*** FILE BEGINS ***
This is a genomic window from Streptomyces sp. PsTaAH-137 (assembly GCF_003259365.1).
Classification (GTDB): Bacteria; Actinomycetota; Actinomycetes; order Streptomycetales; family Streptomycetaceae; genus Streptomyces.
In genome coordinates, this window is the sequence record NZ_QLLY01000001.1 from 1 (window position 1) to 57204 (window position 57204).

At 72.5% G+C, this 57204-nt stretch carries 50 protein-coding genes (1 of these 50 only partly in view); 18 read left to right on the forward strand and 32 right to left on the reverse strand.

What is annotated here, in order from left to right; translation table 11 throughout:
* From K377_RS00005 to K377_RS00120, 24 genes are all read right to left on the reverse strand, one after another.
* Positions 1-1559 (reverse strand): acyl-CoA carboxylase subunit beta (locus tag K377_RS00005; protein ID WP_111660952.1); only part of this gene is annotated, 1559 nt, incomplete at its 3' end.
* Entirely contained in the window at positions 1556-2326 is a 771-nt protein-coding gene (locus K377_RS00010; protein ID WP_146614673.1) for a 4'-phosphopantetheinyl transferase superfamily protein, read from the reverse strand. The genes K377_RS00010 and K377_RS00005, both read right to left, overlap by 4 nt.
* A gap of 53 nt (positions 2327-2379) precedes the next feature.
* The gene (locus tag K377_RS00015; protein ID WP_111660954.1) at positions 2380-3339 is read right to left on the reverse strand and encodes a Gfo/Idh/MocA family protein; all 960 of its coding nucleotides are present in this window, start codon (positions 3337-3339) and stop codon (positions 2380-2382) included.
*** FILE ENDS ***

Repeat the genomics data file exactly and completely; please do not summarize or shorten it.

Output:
This is a genomic window from Streptomyces sp. PsTaAH-137 (assembly GCF_003259365.1).
Classification (GTDB): Bacteria; Actinomycetota; Actinomycetes; order Streptomycetales; family Streptomycetaceae; genus Streptomyces.
In genome coordinates, this window is the sequence record NZ_QLLY01000001.1 from 1 (window position 1) to 57204 (window position 57204).

At 72.5% G+C, this 57204-nt stretch carries 50 protein-coding genes (1 of these 50 only partly in view); 18 read left to right on the forward strand and 32 right to left on the reverse strand.

What is annotated here, in order from left to right; translation table 11 throughout:
* From K377_RS00005 to K377_RS00120, 24 genes are all read right to left on the reverse strand, one after another.
* Positions 1-1559 (reverse strand): acyl-CoA carboxylase subunit beta (locus tag K377_RS00005; protein ID WP_111660952.1); only part of this gene is annotated, 1559 nt, incomplete at its 3' end.
* Entirely contained in the window at positions 1556-2326 is a 771-nt protein-coding gene (locus K377_RS00010; protein ID WP_146614673.1) for a 4'-phosphopantetheinyl transferase superfamily protein, read from the reverse strand. The genes K377_RS00010 and K377_RS00005, both read right to left, overlap by 4 nt.
* A gap of 53 nt (positions 2327-2379) precedes the next feature.
* The gene (locus tag K377_RS00015; protein ID WP_111660954.1) at positions 2380-3339 is read right to left on the reverse strand and encodes a Gfo/Idh/MocA family protein; all 960 of its coding nucleotides are present in this window, start codon (positions 3337-3339) and stop codon (positions 2380-2382) included.